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Plutonium-244 has a halflife of 80 million years. This is longer than any of the other isotopes of plutonium, and in fact longer than any actinide except for the three naturally abundant ones U-235 (700my), U-238, and Thorium-232, and longer than any other isotopes except samarium-146 (103my), potassium-40 (1.25by), and a number of nearly stable isotopes with halflives much longer than the age of the universe.

Some studies have claimed to detect a few atoms of primordial Pu-244. As the age of the Earth is about 50 half-lives, the amount of Pu-244 left would be very small. However, since Pu-244 cannot be easily produced by natural neutron capure in low neutron activity environment of uranium ores (see below), its presence is difficult to explain by any other means than creation by R process nucleosynthesis in supernovae.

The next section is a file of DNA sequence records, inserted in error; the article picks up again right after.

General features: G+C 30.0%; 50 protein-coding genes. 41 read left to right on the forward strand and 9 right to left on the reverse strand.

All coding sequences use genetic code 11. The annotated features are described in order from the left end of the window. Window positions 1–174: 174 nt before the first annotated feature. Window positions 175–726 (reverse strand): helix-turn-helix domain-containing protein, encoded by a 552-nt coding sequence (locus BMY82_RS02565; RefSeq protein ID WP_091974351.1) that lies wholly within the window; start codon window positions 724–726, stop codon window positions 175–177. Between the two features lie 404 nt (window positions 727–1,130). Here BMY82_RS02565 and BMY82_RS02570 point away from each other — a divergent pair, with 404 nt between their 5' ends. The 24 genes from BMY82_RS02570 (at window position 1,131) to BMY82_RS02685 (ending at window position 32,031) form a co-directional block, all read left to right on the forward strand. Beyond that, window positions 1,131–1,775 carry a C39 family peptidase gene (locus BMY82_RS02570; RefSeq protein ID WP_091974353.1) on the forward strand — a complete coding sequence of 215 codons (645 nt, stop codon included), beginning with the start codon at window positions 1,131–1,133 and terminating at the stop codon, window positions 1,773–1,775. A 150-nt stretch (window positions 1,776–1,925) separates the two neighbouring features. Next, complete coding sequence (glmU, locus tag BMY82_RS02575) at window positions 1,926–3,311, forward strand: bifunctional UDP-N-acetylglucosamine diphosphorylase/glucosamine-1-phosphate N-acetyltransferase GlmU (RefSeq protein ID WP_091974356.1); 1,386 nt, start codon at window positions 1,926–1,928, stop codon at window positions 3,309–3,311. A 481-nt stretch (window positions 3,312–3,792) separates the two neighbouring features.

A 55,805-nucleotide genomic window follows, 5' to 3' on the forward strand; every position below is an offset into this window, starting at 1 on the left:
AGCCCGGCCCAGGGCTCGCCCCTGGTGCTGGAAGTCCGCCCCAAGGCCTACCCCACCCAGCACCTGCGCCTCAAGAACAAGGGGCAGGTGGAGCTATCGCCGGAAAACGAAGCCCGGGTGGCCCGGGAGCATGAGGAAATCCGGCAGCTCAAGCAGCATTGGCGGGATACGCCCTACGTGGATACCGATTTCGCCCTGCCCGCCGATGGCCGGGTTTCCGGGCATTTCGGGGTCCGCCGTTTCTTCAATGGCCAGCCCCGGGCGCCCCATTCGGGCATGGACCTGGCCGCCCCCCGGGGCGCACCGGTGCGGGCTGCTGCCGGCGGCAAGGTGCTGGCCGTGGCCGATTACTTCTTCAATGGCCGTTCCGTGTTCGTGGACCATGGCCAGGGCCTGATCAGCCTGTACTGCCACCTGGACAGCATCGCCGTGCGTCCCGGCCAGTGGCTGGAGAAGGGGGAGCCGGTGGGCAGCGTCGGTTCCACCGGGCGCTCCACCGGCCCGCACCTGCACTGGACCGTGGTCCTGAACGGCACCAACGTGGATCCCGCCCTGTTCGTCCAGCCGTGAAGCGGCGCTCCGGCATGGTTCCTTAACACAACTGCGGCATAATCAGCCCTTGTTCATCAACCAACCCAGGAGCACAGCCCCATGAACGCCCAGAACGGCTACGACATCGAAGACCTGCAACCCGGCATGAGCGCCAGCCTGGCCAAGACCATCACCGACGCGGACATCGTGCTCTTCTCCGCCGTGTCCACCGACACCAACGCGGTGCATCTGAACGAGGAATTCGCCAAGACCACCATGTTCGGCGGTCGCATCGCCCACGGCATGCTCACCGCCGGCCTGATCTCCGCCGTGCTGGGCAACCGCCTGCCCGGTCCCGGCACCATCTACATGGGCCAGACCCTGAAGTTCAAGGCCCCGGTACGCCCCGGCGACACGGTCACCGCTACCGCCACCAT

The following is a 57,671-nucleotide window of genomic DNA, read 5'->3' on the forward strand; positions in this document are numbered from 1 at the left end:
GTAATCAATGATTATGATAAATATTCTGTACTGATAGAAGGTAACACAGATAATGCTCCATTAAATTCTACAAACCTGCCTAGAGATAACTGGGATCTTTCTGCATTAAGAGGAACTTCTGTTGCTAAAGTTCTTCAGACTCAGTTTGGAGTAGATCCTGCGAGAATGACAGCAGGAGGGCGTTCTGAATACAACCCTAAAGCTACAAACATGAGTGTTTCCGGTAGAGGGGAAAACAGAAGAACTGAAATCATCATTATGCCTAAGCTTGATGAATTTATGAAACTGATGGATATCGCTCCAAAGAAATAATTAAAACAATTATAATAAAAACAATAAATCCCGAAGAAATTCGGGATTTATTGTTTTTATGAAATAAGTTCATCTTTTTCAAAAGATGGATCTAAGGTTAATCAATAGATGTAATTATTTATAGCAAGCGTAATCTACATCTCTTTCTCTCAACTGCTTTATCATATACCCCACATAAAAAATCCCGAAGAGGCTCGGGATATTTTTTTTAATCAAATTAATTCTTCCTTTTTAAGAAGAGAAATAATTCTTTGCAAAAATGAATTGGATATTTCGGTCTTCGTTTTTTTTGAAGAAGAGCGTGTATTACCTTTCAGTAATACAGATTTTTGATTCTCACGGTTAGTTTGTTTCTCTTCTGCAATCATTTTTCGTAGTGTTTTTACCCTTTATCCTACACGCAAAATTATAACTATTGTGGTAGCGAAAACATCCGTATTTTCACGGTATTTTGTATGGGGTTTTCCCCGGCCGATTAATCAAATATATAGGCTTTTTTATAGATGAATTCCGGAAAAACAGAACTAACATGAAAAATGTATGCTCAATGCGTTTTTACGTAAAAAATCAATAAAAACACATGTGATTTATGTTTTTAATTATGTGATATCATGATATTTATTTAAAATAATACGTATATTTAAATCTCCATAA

Unlike Pu-238, Pu-239, Pu-240, Pu-241, and Pu-242, 244Pu is not produced in quantity by the nuclear fuel cycle, because further neutron capture on 242Pu produces 243Pu which has a short halflife (5 hours) and quickly beta decays to americium-243 before having much opportunity to further capture neutrons in any but very high neutron flux environments.

This article is licensed under the GNU Free Documentation License. It uses material from the Wikipedia article "Plutonium-244". A list of authors is available in Wikipedia.
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